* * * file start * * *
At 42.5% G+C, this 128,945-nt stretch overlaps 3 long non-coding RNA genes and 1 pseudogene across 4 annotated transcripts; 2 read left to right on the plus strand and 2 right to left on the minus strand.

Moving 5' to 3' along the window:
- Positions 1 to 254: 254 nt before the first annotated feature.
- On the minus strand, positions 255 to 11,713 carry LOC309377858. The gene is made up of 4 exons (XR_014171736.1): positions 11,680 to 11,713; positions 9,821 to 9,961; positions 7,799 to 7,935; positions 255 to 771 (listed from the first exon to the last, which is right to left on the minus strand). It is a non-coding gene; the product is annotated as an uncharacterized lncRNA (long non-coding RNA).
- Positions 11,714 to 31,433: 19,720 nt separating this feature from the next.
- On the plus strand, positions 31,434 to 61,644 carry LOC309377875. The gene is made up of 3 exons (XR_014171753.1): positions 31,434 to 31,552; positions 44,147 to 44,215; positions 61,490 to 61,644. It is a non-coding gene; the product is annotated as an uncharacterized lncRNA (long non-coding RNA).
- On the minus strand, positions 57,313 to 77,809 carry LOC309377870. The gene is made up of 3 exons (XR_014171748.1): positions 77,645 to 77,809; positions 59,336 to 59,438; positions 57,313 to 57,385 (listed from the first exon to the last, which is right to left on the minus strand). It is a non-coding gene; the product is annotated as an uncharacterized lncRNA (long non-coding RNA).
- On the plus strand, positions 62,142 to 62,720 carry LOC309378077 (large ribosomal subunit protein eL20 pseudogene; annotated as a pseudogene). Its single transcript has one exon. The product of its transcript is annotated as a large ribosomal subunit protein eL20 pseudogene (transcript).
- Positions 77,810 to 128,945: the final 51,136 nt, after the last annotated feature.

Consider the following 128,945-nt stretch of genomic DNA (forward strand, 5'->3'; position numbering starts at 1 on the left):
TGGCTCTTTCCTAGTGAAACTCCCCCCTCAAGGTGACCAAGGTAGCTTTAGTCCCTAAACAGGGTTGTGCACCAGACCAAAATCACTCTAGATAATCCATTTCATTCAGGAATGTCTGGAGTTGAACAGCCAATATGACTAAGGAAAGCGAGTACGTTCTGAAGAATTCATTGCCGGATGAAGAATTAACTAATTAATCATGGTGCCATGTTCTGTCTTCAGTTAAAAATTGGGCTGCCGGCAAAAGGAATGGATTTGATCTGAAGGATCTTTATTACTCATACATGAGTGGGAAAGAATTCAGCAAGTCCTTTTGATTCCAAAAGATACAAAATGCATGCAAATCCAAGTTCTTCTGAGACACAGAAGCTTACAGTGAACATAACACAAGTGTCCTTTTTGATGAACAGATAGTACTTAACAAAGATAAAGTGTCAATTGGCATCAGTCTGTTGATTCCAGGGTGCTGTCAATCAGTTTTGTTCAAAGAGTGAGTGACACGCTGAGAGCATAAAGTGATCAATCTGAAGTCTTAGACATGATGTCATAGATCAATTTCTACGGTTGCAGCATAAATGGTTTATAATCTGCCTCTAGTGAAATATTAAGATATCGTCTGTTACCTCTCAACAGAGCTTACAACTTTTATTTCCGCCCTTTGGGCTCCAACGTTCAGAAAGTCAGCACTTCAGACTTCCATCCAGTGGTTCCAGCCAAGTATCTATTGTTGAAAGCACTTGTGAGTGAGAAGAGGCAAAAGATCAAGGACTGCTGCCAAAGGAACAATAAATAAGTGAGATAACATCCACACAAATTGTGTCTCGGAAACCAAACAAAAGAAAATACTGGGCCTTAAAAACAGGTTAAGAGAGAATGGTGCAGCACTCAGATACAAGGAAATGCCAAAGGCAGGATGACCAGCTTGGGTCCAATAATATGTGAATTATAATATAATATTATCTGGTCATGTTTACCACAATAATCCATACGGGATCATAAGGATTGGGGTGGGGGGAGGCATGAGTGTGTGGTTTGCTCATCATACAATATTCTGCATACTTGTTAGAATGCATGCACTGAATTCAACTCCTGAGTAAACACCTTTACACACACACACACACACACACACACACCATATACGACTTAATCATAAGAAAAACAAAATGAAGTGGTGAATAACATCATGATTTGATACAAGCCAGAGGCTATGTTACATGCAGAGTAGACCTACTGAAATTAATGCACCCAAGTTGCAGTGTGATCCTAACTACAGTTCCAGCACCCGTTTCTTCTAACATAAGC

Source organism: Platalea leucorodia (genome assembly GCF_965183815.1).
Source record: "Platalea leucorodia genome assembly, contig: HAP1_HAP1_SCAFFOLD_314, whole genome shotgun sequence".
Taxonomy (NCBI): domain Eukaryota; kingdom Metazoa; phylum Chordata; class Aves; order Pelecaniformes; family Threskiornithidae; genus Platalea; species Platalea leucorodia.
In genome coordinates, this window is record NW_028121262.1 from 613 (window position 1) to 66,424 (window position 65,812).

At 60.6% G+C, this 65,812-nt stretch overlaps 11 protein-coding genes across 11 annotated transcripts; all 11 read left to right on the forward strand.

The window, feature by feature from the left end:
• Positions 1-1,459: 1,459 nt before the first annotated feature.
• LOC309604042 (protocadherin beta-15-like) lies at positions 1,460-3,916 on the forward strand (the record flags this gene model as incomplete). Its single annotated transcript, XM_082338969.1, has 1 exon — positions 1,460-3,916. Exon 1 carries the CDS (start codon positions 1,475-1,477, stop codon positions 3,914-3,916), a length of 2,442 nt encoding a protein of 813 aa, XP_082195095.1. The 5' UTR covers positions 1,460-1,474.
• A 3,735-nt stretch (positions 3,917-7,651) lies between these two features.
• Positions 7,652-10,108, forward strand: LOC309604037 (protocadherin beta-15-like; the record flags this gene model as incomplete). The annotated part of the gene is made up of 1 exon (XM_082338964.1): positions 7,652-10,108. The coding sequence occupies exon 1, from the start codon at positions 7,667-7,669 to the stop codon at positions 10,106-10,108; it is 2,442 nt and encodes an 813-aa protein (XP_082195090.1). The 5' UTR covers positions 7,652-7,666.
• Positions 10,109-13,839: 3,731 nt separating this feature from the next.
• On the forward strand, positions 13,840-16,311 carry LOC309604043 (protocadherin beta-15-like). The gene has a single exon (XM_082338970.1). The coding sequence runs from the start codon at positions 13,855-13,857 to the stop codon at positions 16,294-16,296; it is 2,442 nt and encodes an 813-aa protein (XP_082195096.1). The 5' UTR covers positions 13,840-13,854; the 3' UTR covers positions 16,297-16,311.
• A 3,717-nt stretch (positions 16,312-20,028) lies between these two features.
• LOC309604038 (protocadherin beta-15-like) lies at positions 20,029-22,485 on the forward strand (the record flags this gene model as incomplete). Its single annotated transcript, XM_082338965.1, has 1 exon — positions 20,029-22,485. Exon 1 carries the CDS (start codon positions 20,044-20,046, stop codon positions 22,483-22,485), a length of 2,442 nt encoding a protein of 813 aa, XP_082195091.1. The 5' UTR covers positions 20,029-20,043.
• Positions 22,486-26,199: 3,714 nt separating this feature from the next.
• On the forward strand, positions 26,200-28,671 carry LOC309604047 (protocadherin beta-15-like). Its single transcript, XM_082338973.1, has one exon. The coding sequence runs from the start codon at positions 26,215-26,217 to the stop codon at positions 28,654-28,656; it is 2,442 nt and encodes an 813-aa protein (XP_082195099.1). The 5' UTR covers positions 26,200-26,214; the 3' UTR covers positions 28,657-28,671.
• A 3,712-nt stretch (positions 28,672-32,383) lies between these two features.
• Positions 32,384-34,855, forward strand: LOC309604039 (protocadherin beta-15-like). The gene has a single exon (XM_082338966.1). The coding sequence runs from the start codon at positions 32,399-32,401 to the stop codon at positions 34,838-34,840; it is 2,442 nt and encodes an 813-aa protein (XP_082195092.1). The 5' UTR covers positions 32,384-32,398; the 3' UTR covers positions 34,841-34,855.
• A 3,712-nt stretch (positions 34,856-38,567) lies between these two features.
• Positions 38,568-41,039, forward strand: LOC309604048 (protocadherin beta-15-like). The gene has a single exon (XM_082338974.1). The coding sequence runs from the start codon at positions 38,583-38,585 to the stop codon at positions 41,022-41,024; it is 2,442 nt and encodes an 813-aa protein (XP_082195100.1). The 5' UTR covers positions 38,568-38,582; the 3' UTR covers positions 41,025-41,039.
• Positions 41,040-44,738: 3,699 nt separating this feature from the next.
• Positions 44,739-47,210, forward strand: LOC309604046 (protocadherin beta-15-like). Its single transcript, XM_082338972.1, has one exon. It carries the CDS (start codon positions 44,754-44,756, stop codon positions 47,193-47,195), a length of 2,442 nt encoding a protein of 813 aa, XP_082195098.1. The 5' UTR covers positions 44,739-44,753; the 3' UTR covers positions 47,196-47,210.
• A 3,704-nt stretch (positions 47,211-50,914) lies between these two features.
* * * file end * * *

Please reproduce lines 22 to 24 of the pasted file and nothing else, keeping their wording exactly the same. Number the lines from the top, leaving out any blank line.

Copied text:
• Positions 10,109-13,839: 3,731 nt separating this feature from the next.
• On the forward strand, positions 13,840-16,311 carry LOC309604043 (protocadherin beta-15-like). The gene has a single exon (XM_082338970.1). The coding sequence runs from the start codon at positions 13,855-13,857 to the stop codon at positions 16,294-16,296; it is 2,442 nt and encodes an 813-aa protein (XP_082195096.1). The 5' UTR covers positions 13,840-13,854; the 3' UTR covers positions 16,297-16,311.
• A 3,717-nt stretch (positions 16,312-20,028) lies between these two features.